Unprofessional usernames are entertaining, but do not project a professional image. Resumes are often thrown out for having fascinating email usernames such as "sexymanbearpig" or "ive_got_big_balls." You may really be a sexy ManBearPig or a raging AC/DC fan, but those usernames should be reserved for personal email use only. Your job search email should be professional, such as email@example.com. Google 's Gmail is an excellent choice that is customizable, has a user-friendly interface, and seems quite secure.
Over 90% of employers will find a candidate's social media profile.
Recruiters are on the lookout for risky behaviors that could affect work performance and tarnish the company's reputation. While it is illegal to ask certain questions in an interview, it is perfectly legal to search the Internet for publicly available information. They also want to know whether job candidates are adequately tech savvy, so the presence of social media profiles is preferred. In some professions, LinkedIn profiles are practically required. Are you current? Or have you been left behind by the electronic age?
Make sure you at least have a LinkedIn profile and that everything is properly completed using SEO. You should have a professional photo on LinkedIn. You don't have to go to a photography studio. Dress the part and have your job coach take it for you.
Be mindful of what employers view as risky behavior and minimize or eliminate photos and posts that could be used to decide against you. For example, profile and background photos are all publicly viewable on Facebook. These should not contain anything pertaining to politics, religion, alcohol, pregnancies, or anything else an employer might perceive as a possible risk. They want someone who is reliable, professional, productive, and will be at work. View your Facebook privacy settings and set them to "Friends Only," at least while you are looking for a job. You cannot control what your friends say and do, so properly adjusting your privacy settings will prevent employers from making judgments about you based on your friends.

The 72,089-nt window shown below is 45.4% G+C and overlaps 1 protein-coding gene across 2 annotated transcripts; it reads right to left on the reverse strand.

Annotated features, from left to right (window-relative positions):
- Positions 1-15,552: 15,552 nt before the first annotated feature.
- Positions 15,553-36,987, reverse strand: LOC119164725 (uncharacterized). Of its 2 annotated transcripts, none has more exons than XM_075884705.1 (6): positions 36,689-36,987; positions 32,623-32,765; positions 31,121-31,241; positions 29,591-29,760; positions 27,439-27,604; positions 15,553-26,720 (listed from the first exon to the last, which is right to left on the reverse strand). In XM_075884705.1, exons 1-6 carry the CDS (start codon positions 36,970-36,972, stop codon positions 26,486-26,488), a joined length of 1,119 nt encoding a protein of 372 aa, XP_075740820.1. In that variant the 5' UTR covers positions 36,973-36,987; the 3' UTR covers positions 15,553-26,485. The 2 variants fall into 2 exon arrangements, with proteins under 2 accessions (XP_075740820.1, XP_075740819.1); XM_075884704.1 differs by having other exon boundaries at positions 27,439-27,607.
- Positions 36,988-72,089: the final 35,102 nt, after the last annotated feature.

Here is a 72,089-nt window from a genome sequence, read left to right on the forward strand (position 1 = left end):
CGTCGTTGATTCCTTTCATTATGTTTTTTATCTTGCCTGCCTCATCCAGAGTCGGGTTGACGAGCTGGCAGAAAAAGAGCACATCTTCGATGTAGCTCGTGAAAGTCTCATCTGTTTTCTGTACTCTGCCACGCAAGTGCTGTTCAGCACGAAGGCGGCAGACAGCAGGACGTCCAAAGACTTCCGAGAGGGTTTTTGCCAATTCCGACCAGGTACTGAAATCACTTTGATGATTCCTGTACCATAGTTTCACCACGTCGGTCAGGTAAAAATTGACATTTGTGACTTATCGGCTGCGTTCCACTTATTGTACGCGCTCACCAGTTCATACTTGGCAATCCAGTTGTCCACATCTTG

Google your name and view everything that is about you. If something is negative or could be misconstrued, take action to remove it. If you have a criminal history and that comes up on the first page of search results, create social media accounts with your full name. These will often push down the negative and less popular content. This is when it is fortunate to have a common name. Searching for common names often brings up pages about doctors and other professionals, which pushes down content about you.
7 Job Search Tips
- Network! Let friends, family, and acquaintances know that you are seeking work.
- Develop strong professional relationships with those who can refer you to employers. Be reliable, positive, and gracious.
- Follow-up with employers after you apply for jobs. Ask them if there is any other information you can provide to help them determine your qualifications for the position.
- Create a professional, well-designed resume that implements SEO and STAR.
- Give your resume the 6-second test. Tell friends and family to play the part of recruiter and give them the minimum qualifications they should search for, such as a B.S. in Organizational Management, five years of management experience, and knowledge of Microsoft Office. They should be able to quickly and easily find this information.